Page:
There are many many fabrics available to the sailmaker. Here at Sanders Sails we only use the best as we rely almost entirely on word of mouth for our orders. This is why you will never see medium tenacity / boatshow fabric in our loft let alone in our sails.
Please contact us for our recommendation of what you need for your sailing application.
The first Dacron (Polyester) was developed in the 50's and this is still the most popular material for sails today. The quality of the Dacron is governed by the tenacity of the yarn used and the tightness of the weave. Cheaper Dacrons incorporate large denier medium tenacity yarns which are woven at high speed making it possible to produce large quantities very quickly. When making fabric this fast the last thing you need is yarns breaking therefore minimal tension is applied to the yarns which results in excessive crimp. The better quality Dacrons use a finer denier high tenacity yarn and considerably more of them. This means that it takes far longer to "load the beam" prior to weaving and far longer to weave the cloth. You may be surprised to hear that a good quality Dacron costs twice as much as the cheaper styles which is why "Boatshow Sailmakers" will normally only use the latter. However, a good quality Dacron will last far longer and perform far better making the initial increase in cost a worthwhile expense.
Until recently we almost exclusively used Hood Dacron for our cruising sails which was woven on old fashioned looms in Ireland. Unfortunately this facility has now closed down which has forced us to re-enter the market place in order to source alternative cloth of a similar quality. This has been an enlightening experience because we have not only discovered how cheap some fabrics are but also how poorly they perform. After testing all the styles from all the manufacturers we were quickly able to eliminate a large quantity as being "not good enough" but this still left us with a range of styles that needed to be "catalogued". After a lot of testing we finalised our choice to the following:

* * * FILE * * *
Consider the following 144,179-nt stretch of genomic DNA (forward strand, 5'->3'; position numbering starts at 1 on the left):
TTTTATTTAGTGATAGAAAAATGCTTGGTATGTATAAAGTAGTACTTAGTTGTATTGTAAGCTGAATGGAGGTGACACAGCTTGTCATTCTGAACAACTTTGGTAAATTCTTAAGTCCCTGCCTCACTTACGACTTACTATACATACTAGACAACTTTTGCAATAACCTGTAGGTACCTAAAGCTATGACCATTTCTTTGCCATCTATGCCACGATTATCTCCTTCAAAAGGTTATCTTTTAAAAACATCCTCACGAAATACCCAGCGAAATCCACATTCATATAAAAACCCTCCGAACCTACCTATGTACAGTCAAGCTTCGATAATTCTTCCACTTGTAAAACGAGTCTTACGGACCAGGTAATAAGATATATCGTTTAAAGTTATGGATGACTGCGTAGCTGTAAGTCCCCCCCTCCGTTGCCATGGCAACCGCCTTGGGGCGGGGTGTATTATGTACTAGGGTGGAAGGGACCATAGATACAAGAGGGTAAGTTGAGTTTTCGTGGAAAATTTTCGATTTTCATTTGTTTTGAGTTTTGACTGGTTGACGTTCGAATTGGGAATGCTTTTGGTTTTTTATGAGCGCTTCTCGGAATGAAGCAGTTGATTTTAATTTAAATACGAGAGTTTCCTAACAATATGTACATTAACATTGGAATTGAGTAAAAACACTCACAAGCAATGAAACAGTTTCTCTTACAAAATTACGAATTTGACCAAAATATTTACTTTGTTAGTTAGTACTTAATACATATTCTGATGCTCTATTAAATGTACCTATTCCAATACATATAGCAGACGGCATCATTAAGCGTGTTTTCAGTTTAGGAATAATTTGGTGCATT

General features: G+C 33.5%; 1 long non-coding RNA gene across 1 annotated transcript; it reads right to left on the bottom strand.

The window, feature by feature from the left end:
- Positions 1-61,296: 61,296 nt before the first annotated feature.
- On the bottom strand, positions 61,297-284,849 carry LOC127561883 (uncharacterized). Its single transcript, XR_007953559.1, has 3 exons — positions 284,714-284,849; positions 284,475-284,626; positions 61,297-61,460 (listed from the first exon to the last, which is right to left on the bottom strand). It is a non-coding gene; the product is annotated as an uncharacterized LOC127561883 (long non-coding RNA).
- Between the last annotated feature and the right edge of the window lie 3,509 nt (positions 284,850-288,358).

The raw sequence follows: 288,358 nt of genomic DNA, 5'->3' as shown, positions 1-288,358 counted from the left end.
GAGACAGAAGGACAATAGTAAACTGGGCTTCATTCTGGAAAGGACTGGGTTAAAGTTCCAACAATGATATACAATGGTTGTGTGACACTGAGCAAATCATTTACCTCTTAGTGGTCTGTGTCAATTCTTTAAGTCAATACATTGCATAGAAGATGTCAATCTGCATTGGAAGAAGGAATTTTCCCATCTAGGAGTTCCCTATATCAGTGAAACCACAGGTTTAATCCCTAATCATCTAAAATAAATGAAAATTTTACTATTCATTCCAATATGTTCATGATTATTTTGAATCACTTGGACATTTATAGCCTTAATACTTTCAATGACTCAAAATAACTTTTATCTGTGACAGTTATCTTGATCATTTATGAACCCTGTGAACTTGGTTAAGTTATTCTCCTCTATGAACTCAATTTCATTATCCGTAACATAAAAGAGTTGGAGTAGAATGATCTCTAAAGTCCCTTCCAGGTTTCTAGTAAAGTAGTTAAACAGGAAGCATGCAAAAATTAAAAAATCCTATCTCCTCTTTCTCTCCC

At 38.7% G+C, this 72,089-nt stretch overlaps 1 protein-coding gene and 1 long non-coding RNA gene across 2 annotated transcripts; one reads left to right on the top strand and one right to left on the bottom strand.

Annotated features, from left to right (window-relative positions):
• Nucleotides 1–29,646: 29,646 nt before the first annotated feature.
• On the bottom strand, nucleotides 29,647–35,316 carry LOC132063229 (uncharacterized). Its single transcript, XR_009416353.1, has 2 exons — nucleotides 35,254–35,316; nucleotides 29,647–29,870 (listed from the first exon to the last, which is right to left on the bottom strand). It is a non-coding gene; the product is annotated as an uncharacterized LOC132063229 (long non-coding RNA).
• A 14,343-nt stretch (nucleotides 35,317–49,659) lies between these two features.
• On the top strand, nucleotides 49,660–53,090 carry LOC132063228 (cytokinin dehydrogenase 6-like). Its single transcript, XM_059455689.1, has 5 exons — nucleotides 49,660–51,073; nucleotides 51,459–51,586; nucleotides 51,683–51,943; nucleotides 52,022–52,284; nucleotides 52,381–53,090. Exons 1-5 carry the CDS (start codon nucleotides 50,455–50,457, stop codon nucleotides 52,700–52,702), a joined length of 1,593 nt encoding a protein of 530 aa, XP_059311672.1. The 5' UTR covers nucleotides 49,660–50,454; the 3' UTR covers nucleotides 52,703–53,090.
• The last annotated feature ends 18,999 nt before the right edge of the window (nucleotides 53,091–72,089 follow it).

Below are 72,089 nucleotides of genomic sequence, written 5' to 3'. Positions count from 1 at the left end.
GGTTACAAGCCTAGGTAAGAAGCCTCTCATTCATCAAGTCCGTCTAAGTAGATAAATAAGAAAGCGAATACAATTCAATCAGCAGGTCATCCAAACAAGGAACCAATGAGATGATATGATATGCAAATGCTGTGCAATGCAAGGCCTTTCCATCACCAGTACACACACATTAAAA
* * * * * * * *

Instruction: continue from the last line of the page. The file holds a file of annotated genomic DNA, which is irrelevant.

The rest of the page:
A) Crosscut Dacron:
a) Standard quality: Dimension Polyant C-Breeze Dacron.
b) Best quality: Dimension Polyant AP or SF.
c) Classic quality: Contender AP (this is for when a softer fabric is required that can accept the increased bias stretch of this cloth).
B) Radial Dacron:
a) For Cruising: Challenge radial Dacron.
b) For Racing: Challenge “Warp Drive” or Dimension Polyant “Pro radial”.
N.B. The racing fabrics are also suitable for performance cruising.
Vectron used to be exclusively manufactured by Hood textiles in Ireland but since their closure three other companies have started to produce it. The quality of these fabrics is currently inconsistent but we have sourced some that does compare favourably with that produced by Hoods. After much testing we found that Dimension Polyant Vectron is the best weft orientated woven sailcloth you can buy due to the inclusion of Vectran yarns which significantly increases the resistance to stretch; we use it exclusively.
Hydranet is a woven fabric that incorporates Dyneema in its construction to provide low stretch and rugged durability. Hydranet is made in weft orientated and warp orientated styles although we rarely use the former as we prefer the performance of the Vectron. It is rare to be able to use a woven fabric in a radial cut but this has been achieved with this fabric due to the unconventional method of manufacture. The Crimpless Dyneema warp yarns are the reason why the cloth can be used for radial sails.